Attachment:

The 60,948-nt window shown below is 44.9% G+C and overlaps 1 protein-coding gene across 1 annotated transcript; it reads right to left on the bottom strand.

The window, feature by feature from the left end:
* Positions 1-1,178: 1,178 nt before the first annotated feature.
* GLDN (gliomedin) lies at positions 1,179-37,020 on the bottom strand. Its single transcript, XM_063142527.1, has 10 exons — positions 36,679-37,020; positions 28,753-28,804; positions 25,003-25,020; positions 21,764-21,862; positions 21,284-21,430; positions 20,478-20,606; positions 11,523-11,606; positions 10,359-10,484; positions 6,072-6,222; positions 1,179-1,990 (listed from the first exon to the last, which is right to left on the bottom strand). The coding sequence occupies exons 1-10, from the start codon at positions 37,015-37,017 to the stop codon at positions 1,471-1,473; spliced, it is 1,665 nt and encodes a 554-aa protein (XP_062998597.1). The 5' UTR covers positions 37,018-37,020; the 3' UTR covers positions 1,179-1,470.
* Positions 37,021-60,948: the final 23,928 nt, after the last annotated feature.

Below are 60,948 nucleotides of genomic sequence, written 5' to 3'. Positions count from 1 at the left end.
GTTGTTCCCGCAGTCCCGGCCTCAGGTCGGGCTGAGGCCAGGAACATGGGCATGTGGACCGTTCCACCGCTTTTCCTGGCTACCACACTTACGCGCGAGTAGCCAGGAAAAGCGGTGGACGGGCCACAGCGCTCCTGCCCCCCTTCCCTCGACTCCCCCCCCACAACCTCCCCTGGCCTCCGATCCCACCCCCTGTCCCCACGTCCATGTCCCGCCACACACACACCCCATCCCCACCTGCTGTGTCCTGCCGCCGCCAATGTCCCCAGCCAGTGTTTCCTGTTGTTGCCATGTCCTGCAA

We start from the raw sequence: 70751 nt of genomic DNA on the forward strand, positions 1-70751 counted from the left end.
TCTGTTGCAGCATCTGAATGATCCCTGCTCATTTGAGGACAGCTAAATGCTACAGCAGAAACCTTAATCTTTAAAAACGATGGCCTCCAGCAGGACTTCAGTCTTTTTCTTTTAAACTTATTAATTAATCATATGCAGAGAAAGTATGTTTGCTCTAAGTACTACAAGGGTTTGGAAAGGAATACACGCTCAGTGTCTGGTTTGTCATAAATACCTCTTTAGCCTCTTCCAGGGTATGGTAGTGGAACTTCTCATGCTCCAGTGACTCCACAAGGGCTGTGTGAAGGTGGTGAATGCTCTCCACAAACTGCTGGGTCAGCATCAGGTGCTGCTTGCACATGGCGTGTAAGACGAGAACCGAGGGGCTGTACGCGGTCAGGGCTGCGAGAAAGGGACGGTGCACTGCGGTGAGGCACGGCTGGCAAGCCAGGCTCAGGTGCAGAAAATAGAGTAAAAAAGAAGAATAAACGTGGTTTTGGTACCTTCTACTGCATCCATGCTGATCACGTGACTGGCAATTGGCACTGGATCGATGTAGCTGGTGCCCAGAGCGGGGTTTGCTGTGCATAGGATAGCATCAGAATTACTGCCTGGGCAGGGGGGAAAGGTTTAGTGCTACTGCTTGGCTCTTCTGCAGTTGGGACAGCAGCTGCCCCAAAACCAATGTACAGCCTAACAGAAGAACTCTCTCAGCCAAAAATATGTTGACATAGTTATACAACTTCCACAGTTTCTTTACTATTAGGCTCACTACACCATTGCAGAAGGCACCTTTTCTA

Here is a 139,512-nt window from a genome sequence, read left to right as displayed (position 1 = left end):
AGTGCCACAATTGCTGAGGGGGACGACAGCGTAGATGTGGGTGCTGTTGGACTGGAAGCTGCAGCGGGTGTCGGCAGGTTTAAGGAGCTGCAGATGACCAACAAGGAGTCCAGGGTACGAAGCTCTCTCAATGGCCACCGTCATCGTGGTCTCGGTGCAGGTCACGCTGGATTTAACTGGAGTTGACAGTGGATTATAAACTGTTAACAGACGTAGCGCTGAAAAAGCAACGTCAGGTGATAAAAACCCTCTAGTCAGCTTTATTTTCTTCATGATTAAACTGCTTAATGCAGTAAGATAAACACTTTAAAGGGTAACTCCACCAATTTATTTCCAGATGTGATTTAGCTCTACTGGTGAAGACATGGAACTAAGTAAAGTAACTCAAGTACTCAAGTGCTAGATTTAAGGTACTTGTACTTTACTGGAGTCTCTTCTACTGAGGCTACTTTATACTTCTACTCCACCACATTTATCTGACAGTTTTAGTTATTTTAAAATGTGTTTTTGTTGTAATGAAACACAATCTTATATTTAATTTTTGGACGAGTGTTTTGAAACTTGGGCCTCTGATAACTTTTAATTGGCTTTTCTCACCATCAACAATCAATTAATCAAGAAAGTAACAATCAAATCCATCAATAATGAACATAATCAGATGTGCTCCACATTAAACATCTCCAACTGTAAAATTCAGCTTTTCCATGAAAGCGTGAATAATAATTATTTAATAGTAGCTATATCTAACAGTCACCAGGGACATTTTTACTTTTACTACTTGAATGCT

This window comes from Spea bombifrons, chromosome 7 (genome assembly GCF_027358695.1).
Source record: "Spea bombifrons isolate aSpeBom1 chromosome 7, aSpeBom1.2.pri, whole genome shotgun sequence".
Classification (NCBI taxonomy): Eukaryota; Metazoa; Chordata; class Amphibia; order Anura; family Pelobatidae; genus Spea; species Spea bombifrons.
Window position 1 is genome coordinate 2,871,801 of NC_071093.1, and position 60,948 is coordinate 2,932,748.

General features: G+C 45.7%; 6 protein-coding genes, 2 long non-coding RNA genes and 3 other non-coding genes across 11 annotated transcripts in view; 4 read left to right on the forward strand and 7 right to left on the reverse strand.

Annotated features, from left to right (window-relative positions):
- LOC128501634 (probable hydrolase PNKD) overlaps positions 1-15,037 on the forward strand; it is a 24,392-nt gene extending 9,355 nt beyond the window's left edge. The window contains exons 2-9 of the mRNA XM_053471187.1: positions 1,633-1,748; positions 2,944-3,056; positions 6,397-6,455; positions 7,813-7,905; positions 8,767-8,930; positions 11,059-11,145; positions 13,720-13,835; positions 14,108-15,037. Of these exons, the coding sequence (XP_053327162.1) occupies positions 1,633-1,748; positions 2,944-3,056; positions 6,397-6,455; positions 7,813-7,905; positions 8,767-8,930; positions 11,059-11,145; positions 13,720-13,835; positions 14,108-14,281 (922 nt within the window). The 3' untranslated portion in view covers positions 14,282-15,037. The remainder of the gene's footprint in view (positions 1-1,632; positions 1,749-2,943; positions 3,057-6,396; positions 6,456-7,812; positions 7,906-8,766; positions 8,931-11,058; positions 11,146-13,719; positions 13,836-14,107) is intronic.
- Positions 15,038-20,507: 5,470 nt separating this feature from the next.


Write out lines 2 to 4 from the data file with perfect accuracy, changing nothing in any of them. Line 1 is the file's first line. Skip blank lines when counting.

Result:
The window, feature by feature from the left end:
* Positions 1-1,178: 1,178 nt before the first annotated feature.
* GLDN (gliomedin) lies at positions 1,179-37,020 on the bottom strand. Its single transcript, XM_063142527.1, has 10 exons — positions 36,679-37,020; positions 28,753-28,804; positions 25,003-25,020; positions 21,764-21,862; positions 21,284-21,430; positions 20,478-20,606; positions 11,523-11,606; positions 10,359-10,484; positions 6,072-6,222; positions 1,179-1,990 (listed from the first exon to the last, which is right to left on the bottom strand). The coding sequence occupies exons 1-10, from the start codon at positions 37,015-37,017 to the stop codon at positions 1,471-1,473; spliced, it is 1,665 nt and encodes a 554-aa protein (XP_062998597.1). The 5' UTR covers positions 37,018-37,020; the 3' UTR covers positions 1,179-1,470.